of Mississippi/Jackson Medical Mall in Jackson, Miss., and Harlem
Hospital/Columbia University in New York City.
Launched in March 2003, OPT enrolled a total of 823 women with
periodontal disease, all of whom were between 13 and 17 weeks pregnant
upon entry into the study. Each woman was randomly assigned to
receive either: (1) scaling and root planing of the teeth prior
to the 21st week of pregnancy, then monthly tooth polishings or
(2) scaling and root planing after delivery, meaning women in this
group did not have their periodontal disease treated during their
pregnancies. All women were 16 years or older to participate, and
basic dental care was provided to everyone in the study.
According to Dr. Bryan Michalowicz, a periodontist at the University
of Minnesota and the lead author of the study, one of the OPT’s
strengths is its four regional centers generally provide prenatal
care to low income, underserved women of all races, who are recognized
as being at particularly high risk for early delivery.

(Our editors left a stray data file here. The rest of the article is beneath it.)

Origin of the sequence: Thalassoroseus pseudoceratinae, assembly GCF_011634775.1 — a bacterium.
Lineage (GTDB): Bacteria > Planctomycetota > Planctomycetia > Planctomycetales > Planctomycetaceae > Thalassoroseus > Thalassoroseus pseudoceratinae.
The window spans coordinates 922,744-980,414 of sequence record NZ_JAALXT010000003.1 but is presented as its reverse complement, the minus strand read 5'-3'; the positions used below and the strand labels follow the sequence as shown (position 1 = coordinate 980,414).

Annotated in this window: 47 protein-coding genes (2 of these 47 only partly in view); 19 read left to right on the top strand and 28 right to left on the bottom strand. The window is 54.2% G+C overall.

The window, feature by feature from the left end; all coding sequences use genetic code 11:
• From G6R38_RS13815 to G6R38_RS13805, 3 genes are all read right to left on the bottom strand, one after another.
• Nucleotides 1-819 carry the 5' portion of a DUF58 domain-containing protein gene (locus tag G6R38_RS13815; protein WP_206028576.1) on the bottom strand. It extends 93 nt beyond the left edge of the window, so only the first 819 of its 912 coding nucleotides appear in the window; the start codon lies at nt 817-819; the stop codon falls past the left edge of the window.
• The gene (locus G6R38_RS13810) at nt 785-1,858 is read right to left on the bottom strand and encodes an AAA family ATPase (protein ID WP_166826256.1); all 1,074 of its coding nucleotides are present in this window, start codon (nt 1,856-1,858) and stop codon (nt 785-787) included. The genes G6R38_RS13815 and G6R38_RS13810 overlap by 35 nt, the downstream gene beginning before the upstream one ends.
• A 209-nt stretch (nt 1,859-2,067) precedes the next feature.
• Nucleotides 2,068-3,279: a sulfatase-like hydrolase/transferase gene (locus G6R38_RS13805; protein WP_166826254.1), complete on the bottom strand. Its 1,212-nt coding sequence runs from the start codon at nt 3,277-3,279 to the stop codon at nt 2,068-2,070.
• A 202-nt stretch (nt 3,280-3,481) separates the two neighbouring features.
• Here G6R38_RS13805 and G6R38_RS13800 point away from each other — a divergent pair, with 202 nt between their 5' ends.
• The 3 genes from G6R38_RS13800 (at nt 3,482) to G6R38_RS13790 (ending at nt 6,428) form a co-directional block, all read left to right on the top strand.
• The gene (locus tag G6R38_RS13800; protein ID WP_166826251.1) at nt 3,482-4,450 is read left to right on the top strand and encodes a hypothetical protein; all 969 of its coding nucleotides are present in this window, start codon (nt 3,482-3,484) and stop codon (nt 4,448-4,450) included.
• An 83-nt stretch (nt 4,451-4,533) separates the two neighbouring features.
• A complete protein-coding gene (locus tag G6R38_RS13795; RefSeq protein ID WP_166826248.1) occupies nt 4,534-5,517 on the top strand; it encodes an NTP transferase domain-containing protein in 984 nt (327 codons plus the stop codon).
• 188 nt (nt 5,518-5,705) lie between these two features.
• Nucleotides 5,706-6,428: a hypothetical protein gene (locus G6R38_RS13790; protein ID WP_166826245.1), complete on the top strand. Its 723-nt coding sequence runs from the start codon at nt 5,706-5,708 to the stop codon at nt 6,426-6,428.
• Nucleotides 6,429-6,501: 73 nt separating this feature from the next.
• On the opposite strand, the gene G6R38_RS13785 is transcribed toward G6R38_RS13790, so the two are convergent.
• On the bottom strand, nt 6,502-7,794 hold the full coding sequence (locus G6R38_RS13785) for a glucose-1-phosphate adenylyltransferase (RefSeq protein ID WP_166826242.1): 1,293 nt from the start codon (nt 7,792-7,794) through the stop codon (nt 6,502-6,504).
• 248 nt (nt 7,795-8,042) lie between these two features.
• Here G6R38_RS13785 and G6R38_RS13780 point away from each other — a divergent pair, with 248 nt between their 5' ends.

“When trying to define risk factors for preterm birth, it’s difficult
to control for characteristics that may differ between full and
preterm mothers, such as socioeconomic status or access to health
and dental care,” said Michalowicz. “By randomly assigning women
from the same high-risk populations to receive treatment either
before or after delivery, we could minimize such differences between
As reported this week, the OPT data show:
- Birth Outcomes: Forty nine (12.0 percent)
women in the treatment group had pregnancies ending before 37
weeks compared to 52 (12.8 percent) of those in the control,
or delayed treatment group. Nineteen miscarriages occurred, although